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Tomber en panne

When traveling in France, one expression you do not want to meet in any form is the following: "en panne." A few years ago, upon arriving at Charles de Gaulle airport from the U.S. after a long night's flight, I headed to the nearest distributeur, or ATM, to get some euros for the taxi ride into town. However, as I pulled my loaded chariot (luggage cart) up to the one ATM in the terminal, I discovered that it was en panne (out of service). Zut! (darn!) Who knows if it was broken or out of money or just being temperamental? In any case, my temper was none the better for that little travel setback.

Mas des BarresThis summer, I was going into my second week in Provence with nary a travel hitch-except for the continued sky-high euro-when "tragedy" struck. A good friend and I had been zipping about the Provençal countryside in our rented car. We had just made a fruitful stop at Le Moulin du Mas des Barres, one of my favorite olive oil mills near Arles and St. Rémy, and were headed towards the town of Mouriès. A quick lunch at a local café was on the agenda, followed by a visit to Le Jardin de l'alchimiste, or The Alchemist's Garden, an intriguing set of gardens on the grounds of the Renaissance château of Mas de la Brune near the village of Eygalières.

As we pulled into Mouriès, a terrible screeching noise started up. I suddenly realized it was coming from the back of our car. Obviously something was quite wrong so I pulled into a parking area off the road-thank heavens we were in a town!-and looked under the vehicle. I saw nothing out of the ordinary but knew we could not go on.

The next step was to call the Avis emergency phone number and get some help. Unfortunately, the number was toll free in France which meant that my American cell phone could not access it, even with international roaming. As my vision of a perfect Provençal afternoon began to evaporate, we grabbed our purses and headed for the nearest café to borrow a phone. We turned the corner and entered Le Vieux Four, a charming regional restaurant so named for the huge stone oven in the main room. Lunch service was in full swing so it took a few moments to get the owner's attention. I explained the situation, and she graciously allowed us to use her phone.

In all the time I have spent in France and rented une voiture (a car), on n'est jamais tombé en panne (no car has ever broke down). Hélas (alas), there is always a first time for everything. The Avis representative was perfectly nice and explained that un dépanneur (breakdown mechanic) would be dispatched right away and arrive within an hour. I wanted to believe him but personal experience has taught me that everything happens more slowly in the south of France. At least we could wait over a good lunch and a glass or two of local rosé wine.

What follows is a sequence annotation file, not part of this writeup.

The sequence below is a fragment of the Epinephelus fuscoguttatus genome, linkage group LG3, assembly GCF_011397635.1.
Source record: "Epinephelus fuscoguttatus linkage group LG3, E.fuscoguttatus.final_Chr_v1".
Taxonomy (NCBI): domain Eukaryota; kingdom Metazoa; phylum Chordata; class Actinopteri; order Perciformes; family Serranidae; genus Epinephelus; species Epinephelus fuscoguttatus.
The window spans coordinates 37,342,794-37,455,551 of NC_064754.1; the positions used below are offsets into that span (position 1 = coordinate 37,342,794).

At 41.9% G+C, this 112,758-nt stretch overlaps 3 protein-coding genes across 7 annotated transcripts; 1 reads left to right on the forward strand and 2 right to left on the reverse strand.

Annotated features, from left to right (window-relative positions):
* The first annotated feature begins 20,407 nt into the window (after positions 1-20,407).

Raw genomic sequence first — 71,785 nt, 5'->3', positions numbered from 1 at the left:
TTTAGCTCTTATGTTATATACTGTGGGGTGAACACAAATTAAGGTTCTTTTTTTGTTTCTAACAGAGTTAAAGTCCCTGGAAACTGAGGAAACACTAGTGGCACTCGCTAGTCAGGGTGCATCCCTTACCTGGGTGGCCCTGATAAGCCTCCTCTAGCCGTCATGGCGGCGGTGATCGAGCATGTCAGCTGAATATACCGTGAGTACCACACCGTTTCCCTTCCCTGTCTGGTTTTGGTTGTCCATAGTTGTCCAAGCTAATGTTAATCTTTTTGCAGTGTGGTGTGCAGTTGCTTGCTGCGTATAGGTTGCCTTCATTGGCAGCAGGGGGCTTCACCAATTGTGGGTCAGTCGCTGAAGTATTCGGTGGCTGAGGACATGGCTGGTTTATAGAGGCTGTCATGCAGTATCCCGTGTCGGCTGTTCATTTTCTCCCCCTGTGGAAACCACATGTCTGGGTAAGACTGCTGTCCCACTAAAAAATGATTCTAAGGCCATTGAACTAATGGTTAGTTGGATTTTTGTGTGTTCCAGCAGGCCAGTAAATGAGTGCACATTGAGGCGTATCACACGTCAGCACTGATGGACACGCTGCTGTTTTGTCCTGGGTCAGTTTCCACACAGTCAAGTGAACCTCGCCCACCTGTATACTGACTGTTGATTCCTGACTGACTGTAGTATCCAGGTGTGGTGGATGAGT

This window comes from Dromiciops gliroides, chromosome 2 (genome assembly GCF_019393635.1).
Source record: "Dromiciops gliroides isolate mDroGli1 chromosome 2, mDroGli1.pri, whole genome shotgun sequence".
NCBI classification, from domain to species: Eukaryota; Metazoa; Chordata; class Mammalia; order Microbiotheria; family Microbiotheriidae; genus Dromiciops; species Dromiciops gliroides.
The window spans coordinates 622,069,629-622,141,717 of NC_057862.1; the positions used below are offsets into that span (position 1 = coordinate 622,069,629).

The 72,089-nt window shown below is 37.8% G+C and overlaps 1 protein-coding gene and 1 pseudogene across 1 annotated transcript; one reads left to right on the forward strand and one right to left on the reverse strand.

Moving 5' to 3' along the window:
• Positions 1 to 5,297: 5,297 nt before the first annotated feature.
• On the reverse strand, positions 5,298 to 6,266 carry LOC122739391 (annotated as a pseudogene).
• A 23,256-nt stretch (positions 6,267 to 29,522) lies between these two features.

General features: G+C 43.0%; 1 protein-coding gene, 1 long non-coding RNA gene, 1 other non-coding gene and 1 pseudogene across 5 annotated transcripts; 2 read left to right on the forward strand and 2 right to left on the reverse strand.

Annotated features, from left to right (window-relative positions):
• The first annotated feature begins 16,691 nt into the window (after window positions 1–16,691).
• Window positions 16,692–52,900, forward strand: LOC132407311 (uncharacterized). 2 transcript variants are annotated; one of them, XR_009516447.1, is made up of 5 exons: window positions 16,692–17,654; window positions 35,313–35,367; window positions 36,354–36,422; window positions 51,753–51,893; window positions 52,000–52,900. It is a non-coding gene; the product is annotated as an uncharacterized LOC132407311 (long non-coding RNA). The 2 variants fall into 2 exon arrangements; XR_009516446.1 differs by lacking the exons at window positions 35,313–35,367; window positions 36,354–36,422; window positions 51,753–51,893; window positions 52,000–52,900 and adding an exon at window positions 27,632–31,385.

We sat down in the main dining room of Le Vieux Four and ordered. Soon, une carafe de rosé (a carafe of rosé wine) and de la tapenade (black olive spread) with bread arrived. We started to feel better immediately. I then had le plat du jour (the day's special): la cuisse de lapin à l'huile d'olive avec compote de fenouil aux olives (rabbit cooked in olive oil with fennel compote and olives). C'était délicieux! To finish le repas (the meal), I tried the nougat glacé, a type of nougat ice cream. Le nougat is a specialty of the region given all the almond trees that grow in the area. Yum!

Of course, I kept checking my watch throughout the repast. More than an hour had gone by. I had mental pictures of us baking in the heat in Mouriès all afternoon while our beautiful hotel pool was only a few kilometers away. Much too far to walk.

An hour and 20 minutes after our S.O.S. call, Monsieur le dépanneur arrived. He checked out the car and immediately pronounced that un caillou was most likely the culprit. I was incredulous.A little stone could make all that racket? Sure enough, he removed the back right wheel in a flash and found that a pebble had become lodged in the wheel plates. He explained that this is a common occurrence when the roads get hot in the summer. While it had been seriously embêtant (annoying), I was glad the problem was easily fixed. I did a test drive, and we were back in business.

In the spirit of thanks and also good human relations, I invited our day's savior into the restaurant to join us for quelque chose à boire (something to drink), expecting him to order a pastis (licorice flavored liqueur) or something similar. He had a quick expresso and then left for his next job. We paid our bill and headed down the road to Eygalières. Our travel plans were a little bruised but we were certainly wiser in the ways of a car breakdown while abroad.

August 13, 2008

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